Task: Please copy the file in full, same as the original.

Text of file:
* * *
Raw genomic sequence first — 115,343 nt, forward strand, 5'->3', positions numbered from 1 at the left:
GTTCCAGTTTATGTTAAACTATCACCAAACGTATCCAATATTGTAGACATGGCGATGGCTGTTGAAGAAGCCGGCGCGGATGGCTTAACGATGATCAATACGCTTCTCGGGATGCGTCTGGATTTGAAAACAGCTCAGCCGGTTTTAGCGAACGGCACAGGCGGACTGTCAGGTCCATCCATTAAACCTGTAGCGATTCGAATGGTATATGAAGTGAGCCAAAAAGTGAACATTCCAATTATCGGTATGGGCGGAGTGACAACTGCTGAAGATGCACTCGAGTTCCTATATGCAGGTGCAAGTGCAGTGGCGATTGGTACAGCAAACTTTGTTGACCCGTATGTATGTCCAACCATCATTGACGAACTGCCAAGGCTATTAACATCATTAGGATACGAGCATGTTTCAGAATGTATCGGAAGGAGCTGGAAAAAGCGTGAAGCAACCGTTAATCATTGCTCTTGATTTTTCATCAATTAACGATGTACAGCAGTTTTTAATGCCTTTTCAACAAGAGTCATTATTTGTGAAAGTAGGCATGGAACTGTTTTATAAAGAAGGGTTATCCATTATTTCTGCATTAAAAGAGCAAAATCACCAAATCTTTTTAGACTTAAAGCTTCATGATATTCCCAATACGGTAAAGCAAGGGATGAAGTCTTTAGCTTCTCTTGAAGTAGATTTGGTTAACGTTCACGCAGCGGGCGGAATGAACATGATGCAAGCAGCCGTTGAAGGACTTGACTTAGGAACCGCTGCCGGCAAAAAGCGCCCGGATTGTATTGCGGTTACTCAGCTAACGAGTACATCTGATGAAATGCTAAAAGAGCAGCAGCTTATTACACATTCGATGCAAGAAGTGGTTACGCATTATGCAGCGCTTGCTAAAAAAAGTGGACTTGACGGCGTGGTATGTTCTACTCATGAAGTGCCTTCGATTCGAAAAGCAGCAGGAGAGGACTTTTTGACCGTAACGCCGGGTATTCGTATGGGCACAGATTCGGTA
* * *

Raw genomic sequence first — 115,343 nt, forward strand, 5'->3', positions numbered from 1 at the left:
GTTCCAGTTTATGTTAAACTATCACCAAACGTATCCAATATTGTAGACATGGCGATGGCTGTTGAAGAAGCCGGCGCGGATGGCTTAACGATGATCAATACGCTTCTCGGGATGCGTCTGGATTTGAAAACAGCTCAGCCGGTTTTAGCGAACGGCACAGGCGGACTGTCAGGTCCATCCATTAAACCTGTAGCGATTCGAATGGTATATGAAGTGAGCCAAAAAGTGAACATTCCAATTATCGGTATGGGCGGAGTGACAACTGCTGAAGATGCACTCGAGTTCCTATATGCAGGTGCAAGTGCAGTGGCGATTGGTACAGCAAACTTTGTTGACCCGTATGTATGTCCAACCATCATTGACGAACTGCCAAGGCTATTAACATCATTAGGATACGAGCATGTTTCAGAATGTATCGGAAGGAGCTGGAAAAAGCGTGAAGCAACCGTTAATCATTGCTCTTGATTTTTCATCAATTAACGATGTACAGCAGTTTTTAATGCCTTTTCAACAAGAGTCATTATTTGTGAAAGTAGGCATGGAACTGTTTTATAAAGAAGGGTTATCCATTATTTCTGCATTAAAAGAGCAAAATCACCAAATCTTTTTAGACTTAAAGCTTCATGATATTCCCAATACGGTAAAGCAAGGGATGAAGTCTTTAGCTTCTCTTGAAGTAGATTTGGTTAACGTTCACGCAGCGGGCGGAATGAACATGATGCAAGCAGCCGTTGAAGGACTTGACTTAGGAACCGCTGCCGGCAAAAAGCGCCCGGATTGTATTGCGGTTACTCAGCTAACGAGTACATCTGATGAAATGCTAAAAGAGCAGCAGCTTATTACACATTCGATGCAAGAAGTGGTTACGCATTATGCAGCGCTTGCTAAAAAAAGTGGACTTGACGGCGTGGTATGTTCTACTCATGAAGTGCCTTCGATTCGAAAAGCAGCAGGAGAGGACTTTTTGACCGTAACGCCGGGTATTCGTATGGGCACAGATTCGGTA